The Arctic to Manhattan Semester
a journey from the heart of the winter wilderness to the soul of American civilization
January – June 2020
A wilderness expedition for high school and gap year students
September 10, 2020: Important COVID-19 update – Click here to read our statement
A wilderness expedition for high school and gap year students
T he Arctic to Manhattan Semester Expedition is a 750-kilometer journey from the heart of the winter wilderness to the soul of American Civilization. Kroka Expeditions’ hallmark program is pioneering a new itinerary that combines backcountry skiing adventures in the best alpine wilderness in the east, with a 300-kilometer paddling and sailing expedition from the Canadian border to New York City. The program will culminate in three weeks of social and environmental justice community service projects in New York City, and at the Kroka organic farm and village in Marlow, New Hampshire. Team members will develop sound judgment for healthy risk-taking as they become competent in technical adventure sports. They will practice earth skills including basketry, knife, and paddle making. Students will emerge from the program empowered and inspired to transform what they have learned in nature and community into altruistic action.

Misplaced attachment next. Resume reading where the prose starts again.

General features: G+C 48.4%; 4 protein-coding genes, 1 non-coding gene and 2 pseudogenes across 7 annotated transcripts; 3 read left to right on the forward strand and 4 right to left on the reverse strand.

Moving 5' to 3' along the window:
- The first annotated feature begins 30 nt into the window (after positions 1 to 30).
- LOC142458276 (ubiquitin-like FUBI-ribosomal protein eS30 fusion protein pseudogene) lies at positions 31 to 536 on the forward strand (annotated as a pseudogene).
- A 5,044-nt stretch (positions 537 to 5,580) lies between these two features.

While developing one’s full human potential students engage in a challenging academic program encompassing humanities, social studies, and natural science. While everyone is expected to give 100% to disciplined study, training, and work, Kroka respects individual learning differences and is committed to supporting all striving, hardworking students, regardless of their learning needs.
The first four weeks of the semester are devoted to community development, Nordic ski training and the practice of winter adventure sports (Telemark skiing, ice skating, sledding, and ice climbing). Students develop sustainable living skills, a sense of forest stewardship while residing in Earth Lodges at Kroka Eco-village. The academic studies are focused on French language immersion, practical math competency, geography and navigation, exploration of sense of place and expedition leadership. Students prepare for every aspect of a four-month-long wilderness expedition ahead of them.